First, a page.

“Many new equipment purchases come with planned maintenance contracts, which can take some of the burden of equipment maintenance scheduling off of the shoulders of the equipment owner,” says Nathaniel Waldschmidt, product manager, excavators, Case Construction Equipment. “As an example, all of Case’s D Series excavators come standard with Case ProCare, which includes a three-year, 3,000-hour full-machine factory warranty; three-year, 2,000-hour planned maintenance contract; and a three-year Advanced Case SiteWatch telematics subscription.”

Jason Boerger, marketing manager—excavators, for Bobcat, concurs. “A PM contract keeps the excavator operating on the job site by ensuring service is performed on schedule and at a convenient time,” he says. “A PM contract with a planned maintenance schedule can extend the life of the equipment, minimize downtime, and save money over time.”

In addition to telematics and service offerings, OEMs have continued to add other technology to the size class, including machine control and safety features.

Waldschmidt points out that Case recently announced the availability of the iCON iXE3 Semi-Automatic Excavator solution through its dealers.

“Available for both 2D and 3D applications, this new semi-automatic excavator solution allows the operator to automate the boom, bucket, tilt bucket, or tilt rotator bucket independently or in combination,” Waldschmidt says.

“The semi-automatic functionality has built-in undercut protection, eliminating over-digging into undisturbed soil,” Waldschmidt says. “By automatically controlling the functionality of the excavator system, the solution allows the operator to execute complex tasks while increasing productivity through the speed and accuracy of the work, even for less experienced operators.”

Excavator safety advances

Komatsu product manager Andrew Earing tells Construction Equipment about new safety technology coming to his models in the size class.

“Coming soon to the PC130-11, PC138USLC-11, and PC170LC-11 is the optional Komvision camera system,” Earing says. “This system utilizes the rearview camera with two or three additional cameras to provide a bird’s-eye view of the area around the machine for improved operator awareness. This feature is important because it improves situational awareness and also provides a reference line for the counterweight swing radius to aid with machine operation.”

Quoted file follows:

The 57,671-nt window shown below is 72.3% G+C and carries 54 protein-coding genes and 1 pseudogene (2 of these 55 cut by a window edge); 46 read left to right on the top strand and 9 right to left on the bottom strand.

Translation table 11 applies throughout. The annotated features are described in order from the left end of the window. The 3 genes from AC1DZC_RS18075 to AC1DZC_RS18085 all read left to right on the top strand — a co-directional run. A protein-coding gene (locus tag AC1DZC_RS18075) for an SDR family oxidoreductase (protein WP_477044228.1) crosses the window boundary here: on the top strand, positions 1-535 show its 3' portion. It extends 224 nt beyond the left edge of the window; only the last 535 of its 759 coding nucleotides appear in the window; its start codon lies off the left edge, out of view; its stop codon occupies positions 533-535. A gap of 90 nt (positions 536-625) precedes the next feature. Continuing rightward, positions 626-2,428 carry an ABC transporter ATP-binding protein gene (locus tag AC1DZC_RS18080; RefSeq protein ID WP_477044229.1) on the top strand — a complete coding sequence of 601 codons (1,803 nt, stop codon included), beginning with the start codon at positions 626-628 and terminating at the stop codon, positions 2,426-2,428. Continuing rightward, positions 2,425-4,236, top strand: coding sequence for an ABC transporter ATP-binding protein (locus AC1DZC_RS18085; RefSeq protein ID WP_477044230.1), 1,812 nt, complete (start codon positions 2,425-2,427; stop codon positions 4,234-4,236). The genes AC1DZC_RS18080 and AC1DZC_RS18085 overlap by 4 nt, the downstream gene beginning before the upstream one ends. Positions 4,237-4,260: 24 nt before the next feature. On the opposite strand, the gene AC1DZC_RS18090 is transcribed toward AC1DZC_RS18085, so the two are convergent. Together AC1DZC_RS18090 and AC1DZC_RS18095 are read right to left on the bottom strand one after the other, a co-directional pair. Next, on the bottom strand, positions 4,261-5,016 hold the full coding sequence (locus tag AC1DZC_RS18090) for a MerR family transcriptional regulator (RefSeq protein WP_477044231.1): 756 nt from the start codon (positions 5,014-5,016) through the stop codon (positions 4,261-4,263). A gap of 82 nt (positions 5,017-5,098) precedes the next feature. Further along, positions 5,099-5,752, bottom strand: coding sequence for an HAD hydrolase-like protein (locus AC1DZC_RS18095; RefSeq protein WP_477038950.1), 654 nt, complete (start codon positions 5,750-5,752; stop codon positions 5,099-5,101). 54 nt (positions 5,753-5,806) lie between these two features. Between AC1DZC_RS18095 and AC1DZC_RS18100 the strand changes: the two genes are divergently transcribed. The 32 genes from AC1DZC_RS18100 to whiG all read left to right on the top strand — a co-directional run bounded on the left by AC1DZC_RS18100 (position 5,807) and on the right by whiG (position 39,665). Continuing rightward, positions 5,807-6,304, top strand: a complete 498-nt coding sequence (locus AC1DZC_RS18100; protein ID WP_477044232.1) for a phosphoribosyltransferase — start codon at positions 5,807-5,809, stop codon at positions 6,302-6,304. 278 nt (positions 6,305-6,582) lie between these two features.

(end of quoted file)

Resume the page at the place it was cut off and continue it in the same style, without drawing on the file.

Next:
Hyundai has also added a safety feature. “All A Series models have an all-new Auto Safety Lock function,” says Mike Fuller, Hyundai senior product manager.

“First of all, the engine will not start if the pilot system is engaged,” Fuller says. “Then after starting engine, if in the event any controls are being pressed/moved when the safety lever is engaged, or pilot is engaged, the machine will not function at all. The operator has to make sure he or she is not touching any of the controls, lock out the pilot, and re-engage the system in order to operate the machine.”

Caterpillar released several new “Next Gen” machines in the size class as this article was being compiled in December, with some notable tech included. The Cat 335 is a 36,200-pound example.

Factory-integrated Cat technologies on the 335 are designed to assist operator performance, no matter the experience level, Cat says, to increase machine efficiency by up to 45 percent compared to manual operation.

Cat Payload technology offers on-the-go weighing of material to help prevent overloading or underloading to maximize efficiency. By calculating the load being lifted and comparing it to the rated load for the excavator, Lift Assist lets operators know when the machine is within a safe working range or action is necessary to avoid tipping.

Operators can cut and fill to exact specifications without overcutting when using the standard Cat Grade with 2D. The system stores up to four of the most-used target depth and slope offsets to save time. Upgrades to Cat Grade with Advanced 2D or Cat Grade with 3D are available.

On the maintenance side, the use of Cat Remote Services allows companies to troubleshoot and update machine software. Remote Troubleshoot allows Cat dealers to perform diagnostic testing remotely and pinpoint potential issues. Remote Flash allows for on-board software to be updated at a time when it is convenient to the work schedule and without a technician being present.